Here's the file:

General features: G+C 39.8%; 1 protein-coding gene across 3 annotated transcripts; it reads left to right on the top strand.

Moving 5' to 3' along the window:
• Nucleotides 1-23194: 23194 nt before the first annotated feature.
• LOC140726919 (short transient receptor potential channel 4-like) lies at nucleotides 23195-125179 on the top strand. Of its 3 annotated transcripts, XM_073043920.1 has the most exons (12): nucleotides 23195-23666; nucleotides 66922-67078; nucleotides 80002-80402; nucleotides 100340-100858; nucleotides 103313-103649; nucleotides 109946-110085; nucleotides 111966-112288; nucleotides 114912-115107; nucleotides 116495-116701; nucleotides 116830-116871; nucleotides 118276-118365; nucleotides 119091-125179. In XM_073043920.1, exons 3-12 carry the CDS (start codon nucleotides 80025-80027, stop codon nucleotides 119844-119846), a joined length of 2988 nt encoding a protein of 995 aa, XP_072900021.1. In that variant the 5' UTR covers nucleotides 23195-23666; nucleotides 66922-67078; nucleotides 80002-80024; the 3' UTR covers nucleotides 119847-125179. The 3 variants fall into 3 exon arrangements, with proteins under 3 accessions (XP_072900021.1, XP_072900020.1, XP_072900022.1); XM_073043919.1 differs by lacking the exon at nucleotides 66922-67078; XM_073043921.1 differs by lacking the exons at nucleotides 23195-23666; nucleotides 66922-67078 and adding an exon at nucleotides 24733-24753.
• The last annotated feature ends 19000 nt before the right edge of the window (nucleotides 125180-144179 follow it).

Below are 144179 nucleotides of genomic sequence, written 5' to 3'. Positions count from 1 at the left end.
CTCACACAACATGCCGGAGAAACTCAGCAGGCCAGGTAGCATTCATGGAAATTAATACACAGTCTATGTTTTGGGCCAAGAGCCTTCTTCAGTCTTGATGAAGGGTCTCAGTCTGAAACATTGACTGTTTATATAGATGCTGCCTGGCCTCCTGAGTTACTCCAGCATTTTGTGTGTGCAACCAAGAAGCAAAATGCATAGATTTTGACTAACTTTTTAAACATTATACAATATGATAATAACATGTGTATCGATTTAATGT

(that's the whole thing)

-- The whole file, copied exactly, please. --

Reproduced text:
General features: G+C 39.8%; 1 protein-coding gene across 3 annotated transcripts; it reads left to right on the top strand.

Moving 5' to 3' along the window:
• Nucleotides 1-23194: 23194 nt before the first annotated feature.
• LOC140726919 (short transient receptor potential channel 4-like) lies at nucleotides 23195-125179 on the top strand. Of its 3 annotated transcripts, XM_073043920.1 has the most exons (12): nucleotides 23195-23666; nucleotides 66922-67078; nucleotides 80002-80402; nucleotides 100340-100858; nucleotides 103313-103649; nucleotides 109946-110085; nucleotides 111966-112288; nucleotides 114912-115107; nucleotides 116495-116701; nucleotides 116830-116871; nucleotides 118276-118365; nucleotides 119091-125179. In XM_073043920.1, exons 3-12 carry the CDS (start codon nucleotides 80025-80027, stop codon nucleotides 119844-119846), a joined length of 2988 nt encoding a protein of 995 aa, XP_072900021.1. In that variant the 5' UTR covers nucleotides 23195-23666; nucleotides 66922-67078; nucleotides 80002-80024; the 3' UTR covers nucleotides 119847-125179. The 3 variants fall into 3 exon arrangements, with proteins under 3 accessions (XP_072900021.1, XP_072900020.1, XP_072900022.1); XM_073043919.1 differs by lacking the exon at nucleotides 66922-67078; XM_073043921.1 differs by lacking the exons at nucleotides 23195-23666; nucleotides 66922-67078 and adding an exon at nucleotides 24733-24753.
• The last annotated feature ends 19000 nt before the right edge of the window (nucleotides 125180-144179 follow it).

Below are 144179 nucleotides of genomic sequence, written 5' to 3'. Positions count from 1 at the left end.
CTCACACAACATGCCGGAGAAACTCAGCAGGCCAGGTAGCATTCATGGAAATTAATACACAGTCTATGTTTTGGGCCAAGAGCCTTCTTCAGTCTTGATGAAGGGTCTCAGTCTGAAACATTGACTGTTTATATAGATGCTGCCTGGCCTCCTGAGTTACTCCAGCATTTTGTGTGTGCAACCAAGAAGCAAAATGCATAGATTTTGACTAACTTTTTAAACATTATACAATATGATAATAACATGTGTATCGATTTAATGT